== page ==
The new Cayman Islands ('Cayman') Trusts (Amendment) Law 2019 (‘Amendment’) is due to be heard in the Legislative Assembly's fourth sitting in March 2019, and assuming it passes without amendments from the Bill, it will bring welcome amendments to enhance the existing Cayman regime under the Trusts Law (2018 Revision) (‘Trusts Law’).
UPDATE: The Law has been passed by the Legislative Assembly and published in the Cayman Gazette, but will not come into force until Cabinet publishes an Order setting a date.
What are the main changes?
The Amendment introduces various enhancements to make it easier for the Cayman court (‘Court’) to correct trustees' mistakes, agree variations of trusts on behalf of minors, unborns and others and to approve the compromising of trust litigation on behalf of beneficiaries. It also bolsters the protection of Cayman trusts under the existing ‘firewall’ provisions and widens the definition of ‘trust corporation’.
How do the changes help trustees correct mistakes?
The Amendment provides a statutory basis for the Court to correct a trustee’s mistaken exercise of their power (‘Mistake’). In effect, it removes any doubt that the Court will continue to be able to make ‘Hastings-Bass’ type orders in future. The Amendment gives certainty and clarity as to what Mistakes the Court can correct, who can apply to ask for a Mistake to be corrected and gives the Court wide powers and discretion to impose terms and/or conditions when correcting a Mistake.
What can the Court do to correct mistakes?
Under the Amendment the Court can set aside the exercise of any ‘fiduciary power’ (see below) where it is satisfied that the person who has the right to exercise it (or any person delegated to exercise it) (the ‘Holder’) did so mistakenly. The Court can set aside a mistaken exercise of a fiduciary power in whole or in part and in doing so it may impose any terms or conditions or make any order it considers appropriate, provided that in doing so it does not prejudice a bona fide purchaser for value of any trust property who did not have notice of the circumstances behind the mistaken exercise. Importantly, where any part of an exercise of fiduciary power has been set aside it is treated as never having occurred.
What is a fiduciary power?
The Amendment defines a power as including a discretion as to how an obligation is performed. It defines a ‘fiduciary power’ as a power which the Holder must exercise for the benefit of someone other than themselves. It does not matter whether the Holder is a trustee or not or whether they can exercise the fiduciary power alone or jointly with others.
When can a court exercise this power?
An application asking the Court to set aside a Mistake can be made by the Holder, a beneficiary of the trust, the enforcer of a purpose trust or, where the trust is a charity, the Cayman Attorney General. The Court can grant leave to allow any other person to apply. There is no requirement to allege or prove that the Holder or an advisor to the Holder acted in breach of trust or in breach of duty. Instead the Court needs to find that, in exercising their fiduciary power, the Holder did not consider relevant considerations or took into account irrelevant considerations and, as a result, would not have exercised their power, or would have done so at a different time or in a different way.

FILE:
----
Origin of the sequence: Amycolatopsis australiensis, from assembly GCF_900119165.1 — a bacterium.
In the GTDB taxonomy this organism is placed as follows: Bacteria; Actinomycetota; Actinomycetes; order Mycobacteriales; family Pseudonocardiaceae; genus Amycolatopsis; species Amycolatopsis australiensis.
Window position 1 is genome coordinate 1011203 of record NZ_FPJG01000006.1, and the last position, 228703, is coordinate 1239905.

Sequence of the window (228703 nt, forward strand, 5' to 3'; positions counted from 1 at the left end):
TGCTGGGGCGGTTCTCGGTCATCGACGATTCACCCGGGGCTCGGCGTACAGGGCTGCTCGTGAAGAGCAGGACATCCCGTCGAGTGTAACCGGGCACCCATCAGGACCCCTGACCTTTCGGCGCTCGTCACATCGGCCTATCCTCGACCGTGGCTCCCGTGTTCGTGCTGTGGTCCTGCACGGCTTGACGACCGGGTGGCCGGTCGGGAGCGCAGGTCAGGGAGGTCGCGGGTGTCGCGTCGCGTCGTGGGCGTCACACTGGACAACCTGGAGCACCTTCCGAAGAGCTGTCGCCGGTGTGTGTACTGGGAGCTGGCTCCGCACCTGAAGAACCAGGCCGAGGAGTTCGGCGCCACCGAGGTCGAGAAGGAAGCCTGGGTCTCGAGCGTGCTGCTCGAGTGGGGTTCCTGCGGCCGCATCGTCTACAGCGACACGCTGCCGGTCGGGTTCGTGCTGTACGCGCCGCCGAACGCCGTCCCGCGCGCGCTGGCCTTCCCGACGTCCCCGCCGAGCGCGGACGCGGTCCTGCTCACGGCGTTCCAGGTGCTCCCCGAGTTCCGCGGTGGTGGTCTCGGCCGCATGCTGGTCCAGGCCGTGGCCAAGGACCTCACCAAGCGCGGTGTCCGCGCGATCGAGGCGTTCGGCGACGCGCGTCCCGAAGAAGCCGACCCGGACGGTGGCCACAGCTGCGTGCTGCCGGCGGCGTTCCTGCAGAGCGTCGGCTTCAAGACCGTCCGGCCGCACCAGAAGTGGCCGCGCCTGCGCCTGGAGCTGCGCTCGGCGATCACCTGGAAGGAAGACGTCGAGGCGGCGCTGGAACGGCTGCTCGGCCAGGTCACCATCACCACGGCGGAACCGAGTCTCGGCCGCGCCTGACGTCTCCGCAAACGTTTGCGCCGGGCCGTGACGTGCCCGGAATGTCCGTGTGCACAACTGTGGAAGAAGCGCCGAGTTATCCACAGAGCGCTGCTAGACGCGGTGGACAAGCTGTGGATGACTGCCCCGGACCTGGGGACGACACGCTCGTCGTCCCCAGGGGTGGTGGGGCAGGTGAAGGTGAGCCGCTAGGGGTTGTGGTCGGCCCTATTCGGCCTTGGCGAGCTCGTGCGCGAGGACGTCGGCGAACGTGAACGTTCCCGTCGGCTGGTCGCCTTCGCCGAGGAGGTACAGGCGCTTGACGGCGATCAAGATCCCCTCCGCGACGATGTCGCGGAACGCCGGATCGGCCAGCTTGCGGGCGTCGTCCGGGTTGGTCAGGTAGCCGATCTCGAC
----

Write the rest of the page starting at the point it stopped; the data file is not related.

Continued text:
A new standard will make it easier to vary a trust but still protects minor and unborn beneficiaries
The Amendment allows the Court to approve a variation of a trust on behalf of a minor or as yet unborn beneficiaries where it is satisfied the variation “would not be to the detriment of that person”. This allows the Court a much more flexible approach than it had to varying such trusts under the Trusts Law, which restricted the Court from varying a trust unless it was satisfied “the carrying out [of the variation] would be for the benefit of that person”.
Changes make it easier to compromise trust litigation
The Amendment gives the Court the power to approve the settlement of any trust litigation in its jurisdiction on behalf of any beneficiary provided that it is satisfied that it is not to the beneficiary’s detriment. This replaces the previous requirement that the Court had to be satisfied the settlement would be to the beneficiary’s benefit.
Beneficiaries will benefit from the extension of protection against foreign laws
The Amendment extends the existing ‘firewall’ protections to prevent the operation of any foreign law which might apply to a Cayman trust (or foundation company) by reason of someone’s personal relationship not just to the settlor but also now to “…any beneficiary (whether discretionary or otherwise)”.
Widening of definitions of ‘trust corporation’
The Amendment widens the definition of trust corporation to include not just licensed trust companies but also controlled subsidiaries thereby widening the scope for trustees to retire and bringing the definition into line with what was the definition under the STAR trust provisions.
Solomon Harris has many years’ experience in advising trustees and others in fiduciary roles on their duties generally and in specific challenging situations. If you would like further information or advice on how we can help contact Solomon Harris Partner Andrew Miller.
The information contained in this article is necessarily brief and general in nature and does not constitute legal advice. Appropriate legal or other professional advice should be sought for any specific matter.